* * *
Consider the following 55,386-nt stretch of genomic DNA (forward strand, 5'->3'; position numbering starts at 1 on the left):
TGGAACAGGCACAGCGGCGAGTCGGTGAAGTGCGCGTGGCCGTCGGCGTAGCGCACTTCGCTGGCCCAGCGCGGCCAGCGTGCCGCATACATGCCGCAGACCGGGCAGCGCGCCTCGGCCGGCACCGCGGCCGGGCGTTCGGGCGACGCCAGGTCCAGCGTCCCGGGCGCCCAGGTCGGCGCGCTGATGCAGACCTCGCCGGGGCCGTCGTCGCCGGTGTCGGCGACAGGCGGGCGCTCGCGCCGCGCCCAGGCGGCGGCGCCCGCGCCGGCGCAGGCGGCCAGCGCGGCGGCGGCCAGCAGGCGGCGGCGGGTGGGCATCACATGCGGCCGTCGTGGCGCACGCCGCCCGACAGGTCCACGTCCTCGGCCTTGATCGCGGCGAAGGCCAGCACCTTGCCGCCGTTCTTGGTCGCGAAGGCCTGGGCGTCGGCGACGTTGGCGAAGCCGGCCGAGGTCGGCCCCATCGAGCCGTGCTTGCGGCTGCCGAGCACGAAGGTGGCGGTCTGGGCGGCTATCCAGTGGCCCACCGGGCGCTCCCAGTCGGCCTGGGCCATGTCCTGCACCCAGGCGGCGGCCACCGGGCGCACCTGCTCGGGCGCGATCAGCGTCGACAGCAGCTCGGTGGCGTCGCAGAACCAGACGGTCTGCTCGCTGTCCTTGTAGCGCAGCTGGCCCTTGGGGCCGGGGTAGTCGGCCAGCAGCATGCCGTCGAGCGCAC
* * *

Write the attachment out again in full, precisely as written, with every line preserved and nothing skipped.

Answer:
Consider the following 55,386-nt stretch of genomic DNA (forward strand, 5'->3'; position numbering starts at 1 on the left):
TGGAACAGGCACAGCGGCGAGTCGGTGAAGTGCGCGTGGCCGTCGGCGTAGCGCACTTCGCTGGCCCAGCGCGGCCAGCGTGCCGCATACATGCCGCAGACCGGGCAGCGCGCCTCGGCCGGCACCGCGGCCGGGCGTTCGGGCGACGCCAGGTCCAGCGTCCCGGGCGCCCAGGTCGGCGCGCTGATGCAGACCTCGCCGGGGCCGTCGTCGCCGGTGTCGGCGACAGGCGGGCGCTCGCGCCGCGCCCAGGCGGCGGCGCCCGCGCCGGCGCAGGCGGCCAGCGCGGCGGCGGCCAGCAGGCGGCGGCGGGTGGGCATCACATGCGGCCGTCGTGGCGCACGCCGCCCGACAGGTCCACGTCCTCGGCCTTGATCGCGGCGAAGGCCAGCACCTTGCCGCCGTTCTTGGTCGCGAAGGCCTGGGCGTCGGCGACGTTGGCGAAGCCGGCCGAGGTCGGCCCCATCGAGCCGTGCTTGCGGCTGCCGAGCACGAAGGTGGCGGTCTGGGCGGCTATCCAGTGGCCCACCGGGCGCTCCCAGTCGGCCTGGGCCATGTCCTGCACCCAGGCGGCGGCCACCGGGCGCACCTGCTCGGGCGCGATCAGCGTCGACAGCAGCTCGGTGGCGTCGCAGAACCAGACGGTCTGCTCGCTGTCCTTGTAGCGCAGCTGGCCCTTGGGGCCGGGGTAGTCGGCCAGCAGCATGCCGTCGAGCGCAC